Buddhist Caves in India Project
This joint project with Deccan College Post-Graduate and Research Institute aims to re-evaluate the remains as cultural resources through the survey of them, and to research and study the preservation and restoration of them, the possibility of international support, and the issues of tourism development, etc. There are some 1,200 ancient caves existing in India, and about 1,000 of them including small ones from pre-Christian era to the 8th century are concentrated in Maharashtra state in western India. The majority of them are Buddhist caves. These cave temples are mostly open to the public and registered as national or state historic sites, and also World Heritage sites. While some of them act well as tourism resources, others are not fully restored and preserved despite the importance of them. Investigating the current condition of these cave temples and exploring the possibilities of restoring and preserving the caves especially between the 2nd and 5th centuries, this project will present the process of establishing them as cultural resources.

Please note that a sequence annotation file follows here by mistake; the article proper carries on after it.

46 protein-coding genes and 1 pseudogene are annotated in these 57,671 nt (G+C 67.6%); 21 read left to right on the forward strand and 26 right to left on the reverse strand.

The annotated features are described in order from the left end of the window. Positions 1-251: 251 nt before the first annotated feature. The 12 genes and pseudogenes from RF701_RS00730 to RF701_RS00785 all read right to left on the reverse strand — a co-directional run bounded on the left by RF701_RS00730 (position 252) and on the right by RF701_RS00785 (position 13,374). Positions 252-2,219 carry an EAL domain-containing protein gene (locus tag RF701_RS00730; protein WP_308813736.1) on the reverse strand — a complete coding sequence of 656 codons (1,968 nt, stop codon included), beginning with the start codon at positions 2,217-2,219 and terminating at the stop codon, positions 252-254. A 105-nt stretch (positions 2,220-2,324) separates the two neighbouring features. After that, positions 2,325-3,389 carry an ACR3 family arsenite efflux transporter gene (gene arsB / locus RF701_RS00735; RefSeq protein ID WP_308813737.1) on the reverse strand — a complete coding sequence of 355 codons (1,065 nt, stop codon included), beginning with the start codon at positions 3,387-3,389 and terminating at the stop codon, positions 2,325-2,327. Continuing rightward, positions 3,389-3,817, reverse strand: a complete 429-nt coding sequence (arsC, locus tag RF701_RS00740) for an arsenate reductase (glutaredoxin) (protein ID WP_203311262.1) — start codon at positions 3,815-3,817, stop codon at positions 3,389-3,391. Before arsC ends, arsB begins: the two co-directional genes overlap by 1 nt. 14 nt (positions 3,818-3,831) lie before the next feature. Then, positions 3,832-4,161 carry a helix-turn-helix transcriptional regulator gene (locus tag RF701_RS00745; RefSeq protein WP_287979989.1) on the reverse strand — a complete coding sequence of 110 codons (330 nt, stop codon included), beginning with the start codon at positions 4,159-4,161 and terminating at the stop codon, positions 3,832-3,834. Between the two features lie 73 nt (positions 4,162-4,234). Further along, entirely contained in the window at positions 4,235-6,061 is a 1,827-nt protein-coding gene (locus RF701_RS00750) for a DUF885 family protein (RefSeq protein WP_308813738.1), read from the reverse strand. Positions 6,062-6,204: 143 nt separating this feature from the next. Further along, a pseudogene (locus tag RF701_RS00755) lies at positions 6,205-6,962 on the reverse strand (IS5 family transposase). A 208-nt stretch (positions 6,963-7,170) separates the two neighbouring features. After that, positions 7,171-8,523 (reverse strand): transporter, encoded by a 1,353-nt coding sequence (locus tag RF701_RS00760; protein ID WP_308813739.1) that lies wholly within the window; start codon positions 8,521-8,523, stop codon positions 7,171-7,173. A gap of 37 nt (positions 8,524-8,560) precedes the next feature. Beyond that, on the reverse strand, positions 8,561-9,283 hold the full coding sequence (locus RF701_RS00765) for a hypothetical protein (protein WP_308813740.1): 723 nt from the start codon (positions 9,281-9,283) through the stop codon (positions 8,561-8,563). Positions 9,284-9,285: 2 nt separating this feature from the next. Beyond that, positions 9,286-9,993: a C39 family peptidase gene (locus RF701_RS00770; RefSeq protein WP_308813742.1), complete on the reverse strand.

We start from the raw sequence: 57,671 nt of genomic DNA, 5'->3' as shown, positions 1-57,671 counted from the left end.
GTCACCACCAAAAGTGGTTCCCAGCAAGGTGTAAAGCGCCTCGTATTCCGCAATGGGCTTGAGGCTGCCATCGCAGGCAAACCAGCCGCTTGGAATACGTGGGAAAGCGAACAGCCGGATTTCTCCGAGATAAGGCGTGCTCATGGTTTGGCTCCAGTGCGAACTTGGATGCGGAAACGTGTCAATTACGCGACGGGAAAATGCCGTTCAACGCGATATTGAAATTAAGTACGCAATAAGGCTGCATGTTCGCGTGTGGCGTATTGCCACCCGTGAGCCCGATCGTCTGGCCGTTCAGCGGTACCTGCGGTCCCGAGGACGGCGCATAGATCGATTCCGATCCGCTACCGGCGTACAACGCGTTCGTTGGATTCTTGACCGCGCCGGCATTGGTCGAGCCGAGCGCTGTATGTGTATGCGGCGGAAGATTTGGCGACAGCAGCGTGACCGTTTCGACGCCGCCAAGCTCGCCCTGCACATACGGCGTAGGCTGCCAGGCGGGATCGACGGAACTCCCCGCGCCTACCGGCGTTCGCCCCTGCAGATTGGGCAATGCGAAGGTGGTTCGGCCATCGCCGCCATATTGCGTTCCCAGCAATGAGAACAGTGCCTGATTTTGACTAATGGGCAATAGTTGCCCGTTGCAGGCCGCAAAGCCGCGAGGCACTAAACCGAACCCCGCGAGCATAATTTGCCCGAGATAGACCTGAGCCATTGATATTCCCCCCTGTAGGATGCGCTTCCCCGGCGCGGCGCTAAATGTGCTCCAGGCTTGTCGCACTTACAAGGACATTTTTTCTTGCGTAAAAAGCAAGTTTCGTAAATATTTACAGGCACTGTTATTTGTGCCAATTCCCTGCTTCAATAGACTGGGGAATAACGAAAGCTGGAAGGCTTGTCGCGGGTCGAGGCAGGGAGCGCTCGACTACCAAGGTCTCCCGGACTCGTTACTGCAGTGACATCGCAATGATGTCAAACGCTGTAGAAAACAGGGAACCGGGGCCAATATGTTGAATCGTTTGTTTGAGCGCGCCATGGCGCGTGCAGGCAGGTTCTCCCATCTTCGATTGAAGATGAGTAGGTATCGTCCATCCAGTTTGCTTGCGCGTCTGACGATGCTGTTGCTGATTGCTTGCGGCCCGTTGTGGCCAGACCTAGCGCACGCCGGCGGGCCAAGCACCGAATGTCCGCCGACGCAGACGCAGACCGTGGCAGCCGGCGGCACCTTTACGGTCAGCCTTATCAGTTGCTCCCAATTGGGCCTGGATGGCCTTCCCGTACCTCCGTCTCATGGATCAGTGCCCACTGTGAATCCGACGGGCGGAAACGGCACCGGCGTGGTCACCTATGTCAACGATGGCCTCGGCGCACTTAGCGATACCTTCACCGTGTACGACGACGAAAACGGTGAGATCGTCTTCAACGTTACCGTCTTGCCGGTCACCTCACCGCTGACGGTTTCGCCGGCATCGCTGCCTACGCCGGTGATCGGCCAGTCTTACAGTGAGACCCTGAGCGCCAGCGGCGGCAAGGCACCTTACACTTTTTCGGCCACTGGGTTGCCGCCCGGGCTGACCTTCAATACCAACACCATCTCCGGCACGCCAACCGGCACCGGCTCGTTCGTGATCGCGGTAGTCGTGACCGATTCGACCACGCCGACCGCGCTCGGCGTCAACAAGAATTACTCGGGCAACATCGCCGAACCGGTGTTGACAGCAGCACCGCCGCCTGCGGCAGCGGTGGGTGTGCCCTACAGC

There are more than several million Buddhists in India, because of the neo-Buddhist movement which took place mainly in Nagpur after independence. Re-evaluating the ancient caves from the viewpoints of growing interest in Buddhism within India and cave temples as the objects of worship and pilgrimage, this project will reveal the process of establishing them as cultural resources.